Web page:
Ever since the iPad 2 was released everyone has been watching the Android market to see Google will retaliate.
Google have answered the challenge with their new Android operating system Honeycomb 3. Developed specifically for tablets it is now the default operating system shipped on most new tablets.
There is a lot of new technology in Honeycomb including the new holographic user interface which takes advantage of the power of the CPU and the extra screen real estate of a full sized tablet.
Honeycomb continues where the mobile phone Android OS left off with enhanced multitasking, rich notifications, home screen customization, Widgets, and more. But Honeycomb transforms the user interface with a vibrant 3D experience and deeper interactivity, making them feel they are in familiar territory but even better than before.
There will also be new apps written specifically for Honeycomb that make great use of the powerful graphics, additional media abilities, and better user engagement.
Honeycomb provides two new bars. One is the “Systems” bar and the other is the “Action” bar. The “systems bar” will always be shown along the bottom of the display. You will always be aware of incoming mail as the system bar will be present even while you are running an application.
The “Action bar” becomes present when an application is running. Being contextual the “action bar” will give you options specific to the application currently running and will be the main focus of supplying application information.
Like all things Android you get the usual five home screens which can give you access to everything in Honeycomb. Users can place application shortcuts, widgets and wallpapers using Honeycomb’s grid based orientation system.
As with iPad and past versions of Android there is an enhanced soft keyboard. Typing is now easier with more keys added for richer text editing such as the tab key. They have also been reshaped and repositioned for better accuracy. Users can touch-hold keys to access menus of special characters and switch text/voice input modes from a button in the System Bar.
There are new connectivity options that greatly enhance the usability and convenience of Honeycomb. With support for cameras and MP3 files you can now easily sync your media files with a USB connected camera or PC without having to connect a USB hard drive. Another nice advantage is the ability to attach a full USB or Bluetooth keyboard.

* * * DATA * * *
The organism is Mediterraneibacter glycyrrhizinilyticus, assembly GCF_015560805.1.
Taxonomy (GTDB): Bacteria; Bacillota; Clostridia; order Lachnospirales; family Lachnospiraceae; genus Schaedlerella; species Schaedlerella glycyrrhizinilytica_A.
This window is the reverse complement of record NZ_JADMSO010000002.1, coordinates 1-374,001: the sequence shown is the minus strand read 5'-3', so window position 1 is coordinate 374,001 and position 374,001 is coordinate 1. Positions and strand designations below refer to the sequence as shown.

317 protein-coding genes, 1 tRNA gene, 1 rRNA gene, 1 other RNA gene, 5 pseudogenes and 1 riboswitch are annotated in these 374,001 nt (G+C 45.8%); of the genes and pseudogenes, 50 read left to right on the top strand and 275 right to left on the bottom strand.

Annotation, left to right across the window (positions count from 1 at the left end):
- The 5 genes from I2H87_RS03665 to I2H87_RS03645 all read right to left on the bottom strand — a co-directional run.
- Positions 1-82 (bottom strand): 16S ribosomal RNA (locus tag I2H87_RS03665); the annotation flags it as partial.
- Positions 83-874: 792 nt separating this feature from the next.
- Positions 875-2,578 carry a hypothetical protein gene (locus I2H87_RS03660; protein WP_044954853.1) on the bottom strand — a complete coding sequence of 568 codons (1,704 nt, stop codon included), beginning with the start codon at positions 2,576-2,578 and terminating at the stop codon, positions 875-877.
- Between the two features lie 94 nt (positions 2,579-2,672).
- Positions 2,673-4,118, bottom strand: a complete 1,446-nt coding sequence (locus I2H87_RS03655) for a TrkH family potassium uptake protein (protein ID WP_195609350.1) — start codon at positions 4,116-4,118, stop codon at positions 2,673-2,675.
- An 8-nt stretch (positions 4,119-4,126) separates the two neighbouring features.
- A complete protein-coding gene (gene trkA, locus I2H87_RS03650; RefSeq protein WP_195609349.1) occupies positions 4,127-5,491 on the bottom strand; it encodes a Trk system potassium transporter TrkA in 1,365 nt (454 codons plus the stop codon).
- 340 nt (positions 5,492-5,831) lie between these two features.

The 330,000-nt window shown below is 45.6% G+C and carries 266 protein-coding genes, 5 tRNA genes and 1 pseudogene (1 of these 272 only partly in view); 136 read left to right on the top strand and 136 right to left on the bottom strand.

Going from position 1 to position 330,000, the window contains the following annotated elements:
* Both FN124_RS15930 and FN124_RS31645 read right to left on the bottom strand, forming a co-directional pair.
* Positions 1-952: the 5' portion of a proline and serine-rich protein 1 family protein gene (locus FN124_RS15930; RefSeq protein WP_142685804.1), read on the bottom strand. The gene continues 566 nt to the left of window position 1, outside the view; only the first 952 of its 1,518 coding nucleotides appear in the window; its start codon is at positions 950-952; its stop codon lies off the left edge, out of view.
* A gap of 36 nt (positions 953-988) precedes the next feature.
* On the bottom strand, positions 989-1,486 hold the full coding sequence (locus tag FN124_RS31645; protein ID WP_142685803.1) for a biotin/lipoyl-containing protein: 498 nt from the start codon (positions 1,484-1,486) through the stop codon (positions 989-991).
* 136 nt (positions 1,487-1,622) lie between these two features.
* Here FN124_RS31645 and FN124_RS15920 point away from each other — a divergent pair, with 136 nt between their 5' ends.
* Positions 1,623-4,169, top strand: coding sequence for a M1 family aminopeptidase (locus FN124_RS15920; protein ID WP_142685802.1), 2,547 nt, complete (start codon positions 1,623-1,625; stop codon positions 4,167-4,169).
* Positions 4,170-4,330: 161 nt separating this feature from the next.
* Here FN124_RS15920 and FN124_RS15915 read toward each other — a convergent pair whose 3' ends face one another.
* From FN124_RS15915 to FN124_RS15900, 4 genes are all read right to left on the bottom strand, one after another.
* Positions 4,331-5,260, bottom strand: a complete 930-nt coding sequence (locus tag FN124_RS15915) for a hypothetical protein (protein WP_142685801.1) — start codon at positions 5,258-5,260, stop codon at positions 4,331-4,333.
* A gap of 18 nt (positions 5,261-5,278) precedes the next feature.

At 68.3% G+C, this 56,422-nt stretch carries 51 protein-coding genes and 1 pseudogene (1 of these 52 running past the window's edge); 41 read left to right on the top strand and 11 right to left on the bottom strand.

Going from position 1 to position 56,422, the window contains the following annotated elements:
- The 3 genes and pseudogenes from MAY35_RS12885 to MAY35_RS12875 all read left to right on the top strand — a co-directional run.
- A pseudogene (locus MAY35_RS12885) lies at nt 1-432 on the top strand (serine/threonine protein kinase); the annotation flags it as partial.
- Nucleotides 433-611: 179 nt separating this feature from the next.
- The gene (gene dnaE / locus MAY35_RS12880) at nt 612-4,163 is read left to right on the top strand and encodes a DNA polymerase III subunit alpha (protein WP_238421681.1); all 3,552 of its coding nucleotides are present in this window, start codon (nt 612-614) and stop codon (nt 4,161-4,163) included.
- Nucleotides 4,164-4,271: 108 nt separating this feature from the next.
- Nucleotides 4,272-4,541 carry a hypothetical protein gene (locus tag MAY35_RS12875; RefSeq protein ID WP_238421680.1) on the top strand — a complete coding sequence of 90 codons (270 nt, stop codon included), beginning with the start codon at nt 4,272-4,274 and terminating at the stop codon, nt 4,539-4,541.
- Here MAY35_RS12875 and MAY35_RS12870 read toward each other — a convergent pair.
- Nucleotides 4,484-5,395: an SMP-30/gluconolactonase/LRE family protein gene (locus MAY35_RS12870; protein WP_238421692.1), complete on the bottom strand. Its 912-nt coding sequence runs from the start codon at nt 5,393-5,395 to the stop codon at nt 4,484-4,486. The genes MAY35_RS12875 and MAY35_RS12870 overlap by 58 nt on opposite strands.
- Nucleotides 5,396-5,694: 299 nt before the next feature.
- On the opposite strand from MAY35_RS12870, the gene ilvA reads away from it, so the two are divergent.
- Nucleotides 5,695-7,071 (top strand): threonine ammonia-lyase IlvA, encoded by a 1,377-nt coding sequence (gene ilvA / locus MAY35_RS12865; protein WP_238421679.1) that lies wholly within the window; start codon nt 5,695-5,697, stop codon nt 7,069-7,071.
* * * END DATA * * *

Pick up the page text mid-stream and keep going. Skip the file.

Included in Honeycomb is a brand new browser. The new browser has features that lets users navigate and organize their workflow more efficiently. An ‘incognito’ mode allows for anonymous browsing and instead of windows the browser now features tabs.
The Email application uses a new two-pane interface to make viewing and organizing your mail much quicker. Users can select one or more messages and then by using the Action bar they can delete them all or move them to a folder. Users can sync attachments for later viewing and keep track of email using a home screen Widget.
The Camera application has been redesigned to take advantage of a larger screen for quick access to exposure, focus, flash, zoom, front-facing camera, and more. Honeycomb also supports time-lapse video recording giving users new and exciting ways to create videos. The Gallery application has also been updated so users can see their photos in full screen mode with easy access to other photos in their collection.
With large screen Android tablets people now have a choice. The Android range of tablets allows users to choose feature sets that will be of most use to them and they are no longer limited to one choice in the portable tablet range. If you want a smaller tablet that is more portable you have that option. If you need something bigger or something more powerful to play games on or be more productive then that is also available.
The author has a blog on portable technology and enjoys writing about the latest gadgets. One of the latest gadgets that has caught his eye is the Acer Iconia Tablet A500 so why not check out the review.
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